u-19 Cricket World Cup On The Go

Get all the tournament action on your phone and tablet

Close
powered by

13 February 201619:13

Consistent India faces pacey West Indies in title clash

Kishan's boys have the experience and an in-form Sarfaraz, but it still feels like a final exam, says the captain

Consistent India faces pacey West Indies in title clash  - Cricket News
As Ishan Kishan and Shimron Hetmyer walked to the outfield of the Sher-e-Bangla National Stadium in Mirpur to pose for a photograph holding the trophy, it was a reminder of the entertaining cricket played over the last 18 days in the ICC Under-19 World Cup 2016. A total of 227 youngsters from 16 countries offered a glimpse into the future of the game, but no one was as consistent as India Under-19 and no team delivered under crunch situations likes the West Indies Under-19.

Fittingly then, as the tournament hits its crescendo, the two sides will face off in the final on Sunday (February 14). India has played in four finals and won three, the only team apart from Australia Under-19 to do so; West Indies lost in 2004 when the tournament was also held in Bangladesh.

The significance of the moment was not lost on either captain. The two teams, having come together only a few months ago, underwent meticulous preparation. India had a boot camp in Ramnagaram and won two triangular series, while West Indies had three camps and reached Bangladesh early for a bilateral series with the home team to get acquainted with the slow pitches.

As the teams went through the paces in their last practice session, the nervousness was comparable to that of writing the final school examinations.



Ishan Kishan, India’s captain, captured the mood. “Exams ka final hai, tho thoda acha mark aa jaye tho acha rahega (It’s the final examination, so if we get good marks then it will be nice),” said Kishan. “We don’t want to do anything silly in the last match that we regret in the future.

“Tension is there before every match and this is World Cup final,” he added. “West Indies has been playing well; they are not a weak team. We will try to eat as early as possible and go to sleep. All of us will remember our good performances. The more positive we stay before the match, the more helpful it will be.”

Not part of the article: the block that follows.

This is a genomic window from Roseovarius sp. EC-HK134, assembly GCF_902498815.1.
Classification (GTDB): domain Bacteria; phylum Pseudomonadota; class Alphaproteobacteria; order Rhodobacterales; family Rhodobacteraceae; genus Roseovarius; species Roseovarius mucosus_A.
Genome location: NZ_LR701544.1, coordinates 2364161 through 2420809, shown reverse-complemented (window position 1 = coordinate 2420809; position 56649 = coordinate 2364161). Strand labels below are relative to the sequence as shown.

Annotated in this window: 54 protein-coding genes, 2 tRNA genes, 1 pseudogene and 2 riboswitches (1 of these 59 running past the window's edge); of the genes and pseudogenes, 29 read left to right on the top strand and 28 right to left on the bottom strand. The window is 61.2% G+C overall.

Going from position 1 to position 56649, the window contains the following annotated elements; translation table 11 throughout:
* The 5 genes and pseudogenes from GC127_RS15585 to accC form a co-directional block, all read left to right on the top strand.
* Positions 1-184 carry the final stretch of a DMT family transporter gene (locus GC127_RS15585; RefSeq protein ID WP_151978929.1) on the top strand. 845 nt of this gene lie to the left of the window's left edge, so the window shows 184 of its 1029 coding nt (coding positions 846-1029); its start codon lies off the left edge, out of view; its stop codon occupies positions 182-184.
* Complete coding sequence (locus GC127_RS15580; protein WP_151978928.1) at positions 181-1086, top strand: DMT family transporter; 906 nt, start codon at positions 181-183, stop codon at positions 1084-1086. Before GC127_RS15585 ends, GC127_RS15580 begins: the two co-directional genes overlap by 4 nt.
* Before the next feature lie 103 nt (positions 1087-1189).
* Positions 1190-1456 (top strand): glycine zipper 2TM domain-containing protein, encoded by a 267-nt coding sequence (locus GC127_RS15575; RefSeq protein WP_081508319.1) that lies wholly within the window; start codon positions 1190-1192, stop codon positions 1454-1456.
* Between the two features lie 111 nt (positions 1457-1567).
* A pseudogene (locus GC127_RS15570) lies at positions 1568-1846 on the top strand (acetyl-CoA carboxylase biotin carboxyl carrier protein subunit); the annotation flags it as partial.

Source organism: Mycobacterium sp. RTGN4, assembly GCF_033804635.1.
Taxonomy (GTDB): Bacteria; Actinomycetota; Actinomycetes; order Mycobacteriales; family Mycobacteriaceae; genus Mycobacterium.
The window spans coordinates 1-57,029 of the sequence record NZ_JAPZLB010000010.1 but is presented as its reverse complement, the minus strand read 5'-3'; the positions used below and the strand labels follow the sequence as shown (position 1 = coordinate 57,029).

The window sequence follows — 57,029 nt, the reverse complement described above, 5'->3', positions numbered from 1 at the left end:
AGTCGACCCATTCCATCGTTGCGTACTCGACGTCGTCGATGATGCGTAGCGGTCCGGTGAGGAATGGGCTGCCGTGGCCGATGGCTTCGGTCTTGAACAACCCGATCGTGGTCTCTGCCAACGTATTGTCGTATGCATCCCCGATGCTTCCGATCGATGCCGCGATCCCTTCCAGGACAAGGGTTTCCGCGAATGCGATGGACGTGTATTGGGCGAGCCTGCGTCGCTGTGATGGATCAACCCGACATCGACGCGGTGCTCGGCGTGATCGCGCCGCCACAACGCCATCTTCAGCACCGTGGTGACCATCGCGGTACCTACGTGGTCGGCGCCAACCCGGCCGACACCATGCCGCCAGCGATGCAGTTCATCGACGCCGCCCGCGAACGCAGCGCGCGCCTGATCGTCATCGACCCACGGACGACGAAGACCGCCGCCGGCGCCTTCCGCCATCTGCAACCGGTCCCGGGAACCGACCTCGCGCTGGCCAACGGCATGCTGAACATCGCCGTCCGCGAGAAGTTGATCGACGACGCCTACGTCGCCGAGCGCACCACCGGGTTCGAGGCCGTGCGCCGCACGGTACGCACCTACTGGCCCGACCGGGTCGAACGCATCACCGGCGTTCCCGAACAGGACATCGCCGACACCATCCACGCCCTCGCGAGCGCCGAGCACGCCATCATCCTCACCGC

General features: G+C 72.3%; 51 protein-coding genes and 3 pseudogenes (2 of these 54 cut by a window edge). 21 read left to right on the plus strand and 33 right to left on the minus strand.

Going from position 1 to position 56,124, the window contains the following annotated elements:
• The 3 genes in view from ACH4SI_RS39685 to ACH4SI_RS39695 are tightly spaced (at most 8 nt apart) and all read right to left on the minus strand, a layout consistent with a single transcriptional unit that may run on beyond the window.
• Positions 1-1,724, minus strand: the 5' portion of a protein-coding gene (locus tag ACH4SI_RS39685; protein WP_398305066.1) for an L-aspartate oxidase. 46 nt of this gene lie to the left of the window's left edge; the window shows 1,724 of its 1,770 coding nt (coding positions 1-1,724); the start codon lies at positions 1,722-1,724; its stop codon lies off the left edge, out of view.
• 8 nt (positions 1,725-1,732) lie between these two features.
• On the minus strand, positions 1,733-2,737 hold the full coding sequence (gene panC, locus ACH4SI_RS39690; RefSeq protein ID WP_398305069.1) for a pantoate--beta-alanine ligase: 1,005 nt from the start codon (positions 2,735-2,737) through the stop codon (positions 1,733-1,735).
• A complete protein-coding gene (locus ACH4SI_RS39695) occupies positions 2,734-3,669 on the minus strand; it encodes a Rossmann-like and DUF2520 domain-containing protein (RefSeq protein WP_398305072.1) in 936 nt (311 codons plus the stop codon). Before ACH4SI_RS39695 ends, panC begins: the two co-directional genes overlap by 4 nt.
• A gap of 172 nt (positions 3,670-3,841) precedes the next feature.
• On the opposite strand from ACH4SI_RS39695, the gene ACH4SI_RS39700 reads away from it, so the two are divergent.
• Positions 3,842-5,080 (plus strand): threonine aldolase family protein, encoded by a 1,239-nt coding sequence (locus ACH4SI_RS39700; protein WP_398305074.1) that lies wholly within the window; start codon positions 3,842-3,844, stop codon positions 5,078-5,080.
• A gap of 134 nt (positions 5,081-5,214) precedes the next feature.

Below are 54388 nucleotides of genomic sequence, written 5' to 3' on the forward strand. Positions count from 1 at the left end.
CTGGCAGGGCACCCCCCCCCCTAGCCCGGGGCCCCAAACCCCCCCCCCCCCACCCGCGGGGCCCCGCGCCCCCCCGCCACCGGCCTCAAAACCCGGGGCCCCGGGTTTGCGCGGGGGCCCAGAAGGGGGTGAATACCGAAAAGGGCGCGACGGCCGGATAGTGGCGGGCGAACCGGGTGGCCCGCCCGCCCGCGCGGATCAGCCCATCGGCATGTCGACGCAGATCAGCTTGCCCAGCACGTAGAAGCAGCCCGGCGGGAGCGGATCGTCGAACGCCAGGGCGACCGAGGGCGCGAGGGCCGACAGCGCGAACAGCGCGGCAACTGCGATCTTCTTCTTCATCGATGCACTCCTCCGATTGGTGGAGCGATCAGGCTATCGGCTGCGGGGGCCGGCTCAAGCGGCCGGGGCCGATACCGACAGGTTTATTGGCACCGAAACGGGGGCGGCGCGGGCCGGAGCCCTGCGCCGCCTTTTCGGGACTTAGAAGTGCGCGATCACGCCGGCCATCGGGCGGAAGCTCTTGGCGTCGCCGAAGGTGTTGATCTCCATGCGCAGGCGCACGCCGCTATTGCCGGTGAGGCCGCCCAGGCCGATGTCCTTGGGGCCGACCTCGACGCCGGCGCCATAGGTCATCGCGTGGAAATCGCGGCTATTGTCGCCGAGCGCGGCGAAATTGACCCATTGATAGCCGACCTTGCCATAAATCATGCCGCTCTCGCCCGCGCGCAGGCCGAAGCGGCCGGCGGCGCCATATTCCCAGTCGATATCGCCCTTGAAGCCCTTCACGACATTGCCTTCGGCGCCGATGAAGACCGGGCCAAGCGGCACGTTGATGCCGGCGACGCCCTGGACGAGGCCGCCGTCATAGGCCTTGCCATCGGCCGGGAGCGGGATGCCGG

Rahul Dravid, India’s coach, took the team out for lunch after the practice session, while West Indies relaxed in the team hotel after theirs.



Sarfaraz Khan is set for potentially a big clash against Alzarri Joseph and Chemar Holder. While Sarfaraz has separated himself from the rest of the batsmen in the tournament with his maturity, Joseph and Holder have been the most threatening pace-bowling pair.

The way they have used their height to generate pace and bounce off the surface and kept an accurate line of attack has been one of the primary reasons for West Indies trumping Pakistan Under-19 and Bangladesh Under-19 in the previous two knockout games. That India has not been at the receiving end of such hostile pace through the tournament would work in West Indies’ favour.

Kishan, however, felt his batting unit had the wherewithal to handle the West Indies bowlers.

“Most of us who are batting in the top order play domestic cricket back in India. We face senior fast bowlers like (Ashok) Dinda bhai in first-class cricket,” said Kishan. “So, it’s not a problem, but it is about how we plan to tackle them and how we execute it on the field.”

Including Sarfaraz, who represents Royal Challengers Bangalore in the Indian Premier League, India has six players in the line-up who have played senior cricket. But, Shimron Hetmyer, the West Indies captain, did not read much into it.



“We are not worried too much if they have played international cricket or IPL or how much exposure they have had so far,” said Hetmyer. “We just stick to our plans and hit our lengths as many times as possible. People that do play pace well also get out by getting bogged down.”

As has been the case throughout the tournament, each team’s focus will be to create pressure by bowling blocks of dot balls, and inducing the opposition batsmen to make mistakes.

While much has been spoken about the West Indies seamers, its top-order batting unit of Gidron Pope – according to Hetmyer, Pope has been called a “young Chris Gayle” for his power hitting – Tevin Imlach, Keacy Carty and Shaman Springer have been equally attractive to watch.

“It’s very significant for us,” said Hetmyer. “For us, being the team that’s in the final is a very good feeling. We have come a long way since January last year. From then to now, we have turned into a very good bunch of cricketers.”

But, no matter who lifts the trophy, players in both the teams have already indicated that they have it in them to be the future stars.

Teams (from):

India: Ishan Kishan (capt), Rishabh Pant (wk), Khaleel Ahmed, Zeeshan Ansari, Rahul Batham, Ricky Bhui, Mayank Dagar, Armaan Jaffer, Sarfaraz Khan, Amandeep Khare, Avesh Khan, Mahipal Lomror, Shubham Mavi, Anmolpreet Singh, Washington Sundar.

West Indies: Shimron Hetmyer (capt), Shahid Crooks, Keacy Carty, Michael Frew, Jyd Goolie, Tevin Imlach, Alzarri Joseph, Ryan John, Kirstan Kallicharan, Chemar Holder, Gidron Pope, Keemo Paul, Odean Smith, Shamar Springer, Emmanuel Stewart.